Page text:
All of the insurgents in these conflicts have been armed by third parties.
The Vietcong got weapons and supplies from China and Cambodia, the Afghani insurgents got weapons and supplies from the US to fight the Soviets (including explosives ), and the current Iraqi insurgents get money and supplies from extremists all over the place, mostly from the Emirates (afaik).
All of these fighters did not build their own weapons and skills out of nothing.
 "Other CIA specialists and military officers supplied secure communications gear and trained Pakistani instructors on how to use it. Experts on psychological warfare brought propaganda and books. Demolitions experts gave instructions on the explosives needed to destroy key targets such as bridges, tunnels and fuel depots. They also supplied chemical and electronic timing devices and remote control switches for delayed bombs and rockets that could be shot without a mujaheddin rebel present at the firing site. " http://msuweb.montclair.edu/~furrg/pol/wtc/oblnus091401.html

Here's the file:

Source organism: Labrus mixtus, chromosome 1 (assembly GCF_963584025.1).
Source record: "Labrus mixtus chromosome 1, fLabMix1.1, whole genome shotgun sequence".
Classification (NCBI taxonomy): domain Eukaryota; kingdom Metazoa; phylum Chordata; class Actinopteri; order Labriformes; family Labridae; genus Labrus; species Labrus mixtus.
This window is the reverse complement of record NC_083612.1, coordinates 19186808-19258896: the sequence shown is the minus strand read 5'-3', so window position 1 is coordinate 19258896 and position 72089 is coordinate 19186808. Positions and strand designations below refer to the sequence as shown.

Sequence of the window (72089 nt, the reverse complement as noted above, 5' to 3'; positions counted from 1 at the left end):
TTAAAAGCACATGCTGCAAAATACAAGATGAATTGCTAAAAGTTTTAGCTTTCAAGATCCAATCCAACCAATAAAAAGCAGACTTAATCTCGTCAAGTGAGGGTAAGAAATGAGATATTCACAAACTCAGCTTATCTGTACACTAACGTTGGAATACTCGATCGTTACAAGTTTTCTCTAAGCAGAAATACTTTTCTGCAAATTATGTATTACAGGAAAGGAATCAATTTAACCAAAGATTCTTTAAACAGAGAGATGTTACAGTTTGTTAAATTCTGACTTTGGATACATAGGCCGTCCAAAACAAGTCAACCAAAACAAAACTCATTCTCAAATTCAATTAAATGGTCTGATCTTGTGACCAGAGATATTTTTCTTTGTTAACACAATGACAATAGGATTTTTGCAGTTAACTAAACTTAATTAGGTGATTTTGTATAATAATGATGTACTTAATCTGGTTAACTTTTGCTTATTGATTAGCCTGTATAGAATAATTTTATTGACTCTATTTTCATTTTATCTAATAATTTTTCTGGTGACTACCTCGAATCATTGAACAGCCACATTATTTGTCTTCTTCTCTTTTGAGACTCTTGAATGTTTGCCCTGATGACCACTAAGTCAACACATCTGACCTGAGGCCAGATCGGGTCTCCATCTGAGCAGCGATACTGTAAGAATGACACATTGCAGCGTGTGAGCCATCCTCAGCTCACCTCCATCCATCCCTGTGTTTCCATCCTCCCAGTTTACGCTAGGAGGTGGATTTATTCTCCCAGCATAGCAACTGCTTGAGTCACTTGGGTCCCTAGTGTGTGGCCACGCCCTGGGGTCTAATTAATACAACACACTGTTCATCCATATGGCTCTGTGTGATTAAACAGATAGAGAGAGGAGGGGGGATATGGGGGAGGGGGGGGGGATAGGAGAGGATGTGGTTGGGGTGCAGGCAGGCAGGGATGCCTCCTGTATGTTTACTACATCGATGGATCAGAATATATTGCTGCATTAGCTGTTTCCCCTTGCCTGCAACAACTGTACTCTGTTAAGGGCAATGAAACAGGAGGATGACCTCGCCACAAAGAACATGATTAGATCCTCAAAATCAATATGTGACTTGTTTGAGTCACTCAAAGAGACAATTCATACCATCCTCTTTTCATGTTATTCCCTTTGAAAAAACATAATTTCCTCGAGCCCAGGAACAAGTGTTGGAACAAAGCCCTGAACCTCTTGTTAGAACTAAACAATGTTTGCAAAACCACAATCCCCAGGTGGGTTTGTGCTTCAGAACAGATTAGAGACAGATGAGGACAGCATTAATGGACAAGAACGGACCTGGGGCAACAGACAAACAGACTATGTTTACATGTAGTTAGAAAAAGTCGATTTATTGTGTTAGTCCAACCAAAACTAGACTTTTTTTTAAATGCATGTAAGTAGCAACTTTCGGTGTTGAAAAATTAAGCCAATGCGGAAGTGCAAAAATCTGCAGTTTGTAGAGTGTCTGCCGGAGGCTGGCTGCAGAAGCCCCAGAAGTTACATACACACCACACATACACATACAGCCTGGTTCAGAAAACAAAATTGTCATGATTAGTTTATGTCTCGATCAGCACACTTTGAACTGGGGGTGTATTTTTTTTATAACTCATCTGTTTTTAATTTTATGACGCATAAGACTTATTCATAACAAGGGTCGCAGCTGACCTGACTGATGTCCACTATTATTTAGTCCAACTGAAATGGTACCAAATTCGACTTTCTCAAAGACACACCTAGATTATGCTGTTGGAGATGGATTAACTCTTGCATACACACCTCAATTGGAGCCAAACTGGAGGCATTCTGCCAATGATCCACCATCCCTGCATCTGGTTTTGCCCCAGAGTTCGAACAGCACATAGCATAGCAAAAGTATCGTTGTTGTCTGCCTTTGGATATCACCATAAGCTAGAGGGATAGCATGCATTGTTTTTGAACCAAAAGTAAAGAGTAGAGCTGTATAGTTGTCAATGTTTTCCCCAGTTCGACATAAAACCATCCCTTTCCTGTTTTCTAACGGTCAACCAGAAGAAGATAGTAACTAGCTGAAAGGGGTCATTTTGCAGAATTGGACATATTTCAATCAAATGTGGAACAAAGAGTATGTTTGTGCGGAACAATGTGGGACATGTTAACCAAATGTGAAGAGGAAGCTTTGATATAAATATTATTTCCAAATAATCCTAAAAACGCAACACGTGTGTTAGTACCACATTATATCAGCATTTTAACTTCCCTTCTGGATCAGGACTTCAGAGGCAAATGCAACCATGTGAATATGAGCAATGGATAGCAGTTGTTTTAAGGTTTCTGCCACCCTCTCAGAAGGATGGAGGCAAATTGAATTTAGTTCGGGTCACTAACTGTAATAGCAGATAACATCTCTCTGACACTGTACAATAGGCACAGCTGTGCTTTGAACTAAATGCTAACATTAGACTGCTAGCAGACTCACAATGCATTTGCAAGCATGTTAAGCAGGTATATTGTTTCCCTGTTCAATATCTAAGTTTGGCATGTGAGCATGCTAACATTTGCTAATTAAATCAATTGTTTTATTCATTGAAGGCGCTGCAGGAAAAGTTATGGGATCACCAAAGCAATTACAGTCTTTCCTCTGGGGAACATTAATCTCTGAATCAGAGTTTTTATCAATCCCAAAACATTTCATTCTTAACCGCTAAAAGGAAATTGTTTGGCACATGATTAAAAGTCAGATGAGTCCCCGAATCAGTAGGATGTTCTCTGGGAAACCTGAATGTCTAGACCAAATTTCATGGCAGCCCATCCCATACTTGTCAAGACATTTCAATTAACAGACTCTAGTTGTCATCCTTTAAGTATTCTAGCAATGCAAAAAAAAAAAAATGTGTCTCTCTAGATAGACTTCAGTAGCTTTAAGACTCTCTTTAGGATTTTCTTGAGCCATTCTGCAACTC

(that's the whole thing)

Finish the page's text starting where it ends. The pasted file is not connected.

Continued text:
None of which is relevant to the original assertion, which was that defeating a modern army requires heavy armor (which we can use for discussion purposes as a proxy for the complete spectrum of modern, high-tech weapons) rather than small arms. The Chinese weren't funneling tanks to the Viet Cong, and the US wasn't funneling A-10s to the Afghan insurgents. It was small arms and man-portable weapons like mortars and MANPADs.
And while those armies did eventually get arms supplies from abroad, in their early days they had to improvise. Viet Cong fighters early in that war, for instance, had to scrounge old French weapons or even homemade shotguns fashioned from galvanized pipe. The Iraqis' first IEDs were jerry-rigged artillery shells lifted from abandoned army depots. The foreign arms pipelines generally don't open up for a revolutionary army until it's proven it can fight and win at a small scale on its own.